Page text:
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ENGLISH

PRESBYTERIAN MESSENGER.

1860.

* The pulpit should be like the key-board of an organ, and the Church like the pipes. It is my business to press down the keys here, and it is yours to respond out there. Christian life ought to be so exhibitory, that when you look at a Christian you will know what God's truth is. If one comes to me and asks me the meaning of faith, and humility, and charity, I ought to be able to paint to one man and say, 'There is faith,' and to another, There is humility,' and so on through al the Church and all the graces. Christ's kingdom will not come until his disciples are such * living epistles, known and read of all men,'" —BERCIER.;

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LONDON:
MARLBOROUGH & Co., AVE MARIA LANE.

CONTENTS

Alexander, the late Joseph Addison, 65
Bengel's Gnomon, 301
China and the Chinese (with map), 173, 205
Congregational Prayer meetings, 273
Duty of Working Men to educate them.

selves, 303
Foreign Missions of the American Presby.

terian Church, 97, 129

Glasgow Free Church College case, 1

Homage of Man's Mind to God's Word,

269, 365

Nellore, 33

Ordination Charge, 37

Presbyterian Churches of Northumberland,

Dr. McCrie's visit to, 333

Presbyterianism in England, 176

Royal Road to Visibility, A, 210

Scottish Church, IIistory of the, 336

Self-denial, 102, 135

Scottish Reformation, IIistorical Sketch of,

241

Singing for Schools and Congregations, 6

St. Matthew's Gospel, Original language

of, 237

What's in a Name? 68

ciety, 32

56, 289, 354

Cassell's Popular Natural IIistory, 223

Illustrated History of England, 224

Central Truths, 56

Christian's Mirror, The, 190

English Unitarianism, Dr. M'Crie's Lec-

ture on, 54

Calvinism and Presbyterianism, 203

Canada, Presbyterian Union in, 359

China, 332, 267

Domestic Servants, Our, 231

Educational Statistics for 1859, 236

Father Chiniquy, 330

Free Church General Assembly, 233

Missionary Boxes, 64

Conference, 125

Life in China, 234

Midnight Mission, The, 127,

Maronites and Druses, The, 299

New Zealand, 128

New Brunswick, Revival in, 325

Nova Scotia, Union Movements, 235

Patronage in the Established Church, 364

Presbyterianism in the United States, 299

Proposed Union between the English

and United Presbyterian Churches, 199

Protestant Institute, 123

Scottish Parliament of 1560, 328

» Reformation, Ter-Centenary of,

294

Spiritualism, 362

Turkey, The Gospel in, 327

Unitarianism in England, 96

United Presbyterian Church, 234

Union Prayer Meetings, 364

Victoria, Presbyterian Church in, 95

Whitehaven, Revivals at, 95

THE ENGLISH

PRESBYTERIAN MESSENGER.

THE GLASGOW FREE CHURCH COLLEGE CASE.* As the pamphlet we intend to notice briefly makes “special reference to the Glasgow College case,” it is necessary, in the outset, to state that case. Though it agitated a whole college for well-nigh eighteen months, wasted much of the precious time and energies due to other interests, gave rise to some strange and most unedifying scenes in a large and important Presbytery, and in divers ways drew to itself the anxious attention of Christian men of all denominations, it was in reality short and simple. Rescued from the complications in which it was involved, and disentangled from the irrelevancies which were more than once attached to it, in its main substance and distinguishing element it was as follows:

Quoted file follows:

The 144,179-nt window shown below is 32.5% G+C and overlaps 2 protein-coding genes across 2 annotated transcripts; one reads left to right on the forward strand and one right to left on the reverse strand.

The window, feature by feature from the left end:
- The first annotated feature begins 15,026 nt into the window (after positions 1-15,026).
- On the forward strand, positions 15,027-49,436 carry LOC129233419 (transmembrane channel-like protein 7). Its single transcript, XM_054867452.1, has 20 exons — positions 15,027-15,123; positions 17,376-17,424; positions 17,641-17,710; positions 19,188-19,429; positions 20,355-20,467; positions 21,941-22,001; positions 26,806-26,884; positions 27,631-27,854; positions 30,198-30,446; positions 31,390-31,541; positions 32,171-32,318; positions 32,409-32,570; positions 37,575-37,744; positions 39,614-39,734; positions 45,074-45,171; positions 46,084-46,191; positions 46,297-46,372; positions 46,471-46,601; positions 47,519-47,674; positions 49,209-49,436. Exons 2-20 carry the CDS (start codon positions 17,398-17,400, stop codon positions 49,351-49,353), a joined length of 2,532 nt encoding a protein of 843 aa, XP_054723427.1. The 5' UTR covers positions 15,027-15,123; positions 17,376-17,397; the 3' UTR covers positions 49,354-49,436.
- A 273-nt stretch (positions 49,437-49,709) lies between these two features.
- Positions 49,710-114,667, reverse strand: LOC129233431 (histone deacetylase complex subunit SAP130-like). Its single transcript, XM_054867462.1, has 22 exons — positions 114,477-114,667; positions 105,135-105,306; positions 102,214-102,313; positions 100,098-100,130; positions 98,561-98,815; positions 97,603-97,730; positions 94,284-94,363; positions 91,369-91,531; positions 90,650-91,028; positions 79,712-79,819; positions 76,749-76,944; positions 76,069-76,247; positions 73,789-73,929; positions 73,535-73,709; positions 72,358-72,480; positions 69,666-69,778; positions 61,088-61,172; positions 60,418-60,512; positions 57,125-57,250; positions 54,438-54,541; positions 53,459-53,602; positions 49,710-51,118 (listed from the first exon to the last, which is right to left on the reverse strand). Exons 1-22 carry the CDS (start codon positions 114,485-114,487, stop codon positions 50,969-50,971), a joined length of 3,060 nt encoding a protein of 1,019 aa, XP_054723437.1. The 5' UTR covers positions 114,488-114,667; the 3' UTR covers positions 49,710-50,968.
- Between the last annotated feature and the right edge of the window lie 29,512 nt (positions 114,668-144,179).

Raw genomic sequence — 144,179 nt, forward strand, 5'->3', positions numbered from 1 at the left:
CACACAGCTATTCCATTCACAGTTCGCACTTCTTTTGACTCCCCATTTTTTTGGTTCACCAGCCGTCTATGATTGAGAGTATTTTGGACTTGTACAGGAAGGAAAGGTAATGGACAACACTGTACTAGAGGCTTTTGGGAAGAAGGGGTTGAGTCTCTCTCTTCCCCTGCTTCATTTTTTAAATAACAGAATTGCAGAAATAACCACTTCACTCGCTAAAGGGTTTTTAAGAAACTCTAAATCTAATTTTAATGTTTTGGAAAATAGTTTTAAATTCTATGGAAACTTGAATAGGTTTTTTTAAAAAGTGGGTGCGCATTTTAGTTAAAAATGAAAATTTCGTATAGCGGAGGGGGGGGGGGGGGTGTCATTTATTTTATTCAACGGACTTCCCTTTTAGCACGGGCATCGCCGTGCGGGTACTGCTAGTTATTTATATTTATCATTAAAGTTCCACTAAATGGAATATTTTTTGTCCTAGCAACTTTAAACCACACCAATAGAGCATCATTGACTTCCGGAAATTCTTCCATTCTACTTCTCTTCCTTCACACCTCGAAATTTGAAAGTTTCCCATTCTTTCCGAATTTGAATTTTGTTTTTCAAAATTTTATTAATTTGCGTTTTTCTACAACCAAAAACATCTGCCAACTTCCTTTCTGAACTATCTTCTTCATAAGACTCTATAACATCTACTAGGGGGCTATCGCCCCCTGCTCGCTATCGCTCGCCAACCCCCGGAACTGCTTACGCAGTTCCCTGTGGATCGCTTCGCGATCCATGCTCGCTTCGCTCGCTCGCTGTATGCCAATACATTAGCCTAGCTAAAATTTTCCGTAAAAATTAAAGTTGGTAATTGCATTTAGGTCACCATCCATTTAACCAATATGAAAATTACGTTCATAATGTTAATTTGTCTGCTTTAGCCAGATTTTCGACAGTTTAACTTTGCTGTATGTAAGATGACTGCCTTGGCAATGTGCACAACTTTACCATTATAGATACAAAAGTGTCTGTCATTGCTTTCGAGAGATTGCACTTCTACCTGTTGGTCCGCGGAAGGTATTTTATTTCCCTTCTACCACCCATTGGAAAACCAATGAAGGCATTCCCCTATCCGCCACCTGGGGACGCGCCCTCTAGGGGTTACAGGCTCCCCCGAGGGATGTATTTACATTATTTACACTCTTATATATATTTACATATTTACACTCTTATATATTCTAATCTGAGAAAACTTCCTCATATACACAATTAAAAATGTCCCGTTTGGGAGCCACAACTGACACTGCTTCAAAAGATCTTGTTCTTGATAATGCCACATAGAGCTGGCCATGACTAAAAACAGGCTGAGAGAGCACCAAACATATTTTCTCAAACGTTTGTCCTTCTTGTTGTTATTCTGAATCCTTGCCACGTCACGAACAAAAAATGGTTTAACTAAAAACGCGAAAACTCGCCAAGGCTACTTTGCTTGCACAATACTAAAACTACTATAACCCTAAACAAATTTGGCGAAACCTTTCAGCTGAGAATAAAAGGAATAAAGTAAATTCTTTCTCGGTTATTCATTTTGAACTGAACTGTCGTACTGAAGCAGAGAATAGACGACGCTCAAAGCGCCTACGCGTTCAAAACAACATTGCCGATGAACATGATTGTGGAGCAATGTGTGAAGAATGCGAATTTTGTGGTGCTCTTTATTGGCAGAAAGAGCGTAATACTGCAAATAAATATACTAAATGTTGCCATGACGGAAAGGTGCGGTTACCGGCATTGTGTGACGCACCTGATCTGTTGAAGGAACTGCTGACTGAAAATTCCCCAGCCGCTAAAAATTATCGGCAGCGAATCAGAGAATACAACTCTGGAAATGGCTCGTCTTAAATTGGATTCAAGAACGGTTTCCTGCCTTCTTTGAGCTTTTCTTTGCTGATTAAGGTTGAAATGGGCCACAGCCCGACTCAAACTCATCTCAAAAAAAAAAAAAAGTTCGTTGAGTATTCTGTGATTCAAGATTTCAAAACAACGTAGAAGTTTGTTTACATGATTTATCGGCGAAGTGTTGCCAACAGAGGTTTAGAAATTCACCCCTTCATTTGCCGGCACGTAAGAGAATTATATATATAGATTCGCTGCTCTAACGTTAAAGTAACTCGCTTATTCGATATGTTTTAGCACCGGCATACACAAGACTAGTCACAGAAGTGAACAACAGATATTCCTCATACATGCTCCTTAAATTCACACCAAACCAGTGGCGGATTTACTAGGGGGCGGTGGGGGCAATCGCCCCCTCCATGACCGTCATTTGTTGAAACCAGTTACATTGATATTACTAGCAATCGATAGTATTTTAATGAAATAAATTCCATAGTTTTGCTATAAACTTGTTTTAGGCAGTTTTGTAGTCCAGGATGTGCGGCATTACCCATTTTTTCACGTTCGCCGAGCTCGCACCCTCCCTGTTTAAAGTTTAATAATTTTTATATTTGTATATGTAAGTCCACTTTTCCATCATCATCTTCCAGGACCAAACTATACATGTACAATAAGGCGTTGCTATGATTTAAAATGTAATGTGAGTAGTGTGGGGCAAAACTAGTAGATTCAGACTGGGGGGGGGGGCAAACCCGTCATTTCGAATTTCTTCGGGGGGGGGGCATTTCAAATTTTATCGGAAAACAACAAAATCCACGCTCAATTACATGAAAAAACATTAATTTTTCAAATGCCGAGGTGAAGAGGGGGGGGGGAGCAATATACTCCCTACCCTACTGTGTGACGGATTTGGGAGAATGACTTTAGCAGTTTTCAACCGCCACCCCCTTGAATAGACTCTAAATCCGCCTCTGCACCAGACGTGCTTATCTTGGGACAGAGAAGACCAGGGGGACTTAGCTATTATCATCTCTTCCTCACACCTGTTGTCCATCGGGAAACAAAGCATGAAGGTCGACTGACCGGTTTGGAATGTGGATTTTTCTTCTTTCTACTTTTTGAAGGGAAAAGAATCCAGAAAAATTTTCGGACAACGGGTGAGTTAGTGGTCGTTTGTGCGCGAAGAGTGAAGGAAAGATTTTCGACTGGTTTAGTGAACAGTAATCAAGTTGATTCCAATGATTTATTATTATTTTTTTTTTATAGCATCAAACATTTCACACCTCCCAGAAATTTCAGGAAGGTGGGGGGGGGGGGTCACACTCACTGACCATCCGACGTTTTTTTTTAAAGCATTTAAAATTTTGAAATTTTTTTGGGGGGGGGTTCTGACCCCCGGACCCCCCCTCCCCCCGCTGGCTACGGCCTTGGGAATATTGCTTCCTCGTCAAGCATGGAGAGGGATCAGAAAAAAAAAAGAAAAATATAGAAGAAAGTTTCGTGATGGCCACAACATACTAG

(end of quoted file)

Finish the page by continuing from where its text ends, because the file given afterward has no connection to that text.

At an early period in the session of 1857-8, Professor Gibson prescribed to his class of Systematic Theology an essay on the Unity of God. According to his usual practice, he privately examined the essays given in, commented upon them publicly in the class, and gave their authors an opportunity of reading in the presence of their fellow-students the passages he saw fit to select. It so happened that, with respect to two or three of the essays written on the subject named, he did not feel at liberty to speak in terms of unmingled commendation, but was constrained to find fault, chiefly on the ground of rashness of expression, incorrectness of sentiment, and tendency to dangerous consequences. No one likes to be unfavourably criticised, and the young men whose productions were thus animadverted upon would have been different from the general order to which they belonged, if they had taken it pleasantly. They not only smarted under it, but conceived that great injustice had been done them, and that steps must be taken against the Professor for the purpose of obtaining redress. Accordingly, they went almost at once to the Principal (Dr. Fairbairn), laid their supposed grievance before him, and by his advice put their complaint into a written form, got it signed by three or four students whose essays had not been criticised at all, had it laid before the senators, and their Professor summoned to meet itall within six or seven days of the criticism. The complaint assumed a most serious aspect, inasmuch as it alleged that the Professor had “misunderstood and misstated their views;" that they had all “ directly or by implication been

* A Vindication of Natural Theology, on Grounds of Reason, Scripture, and Orthodosy; with special reference to the Glasgow College Case, and the recent Publications of Professor Gibson. By the Rev. James Macgregor, Free Church, Barry. 2nd edition, Edinburgh, 1859. No. 145.-New Series.

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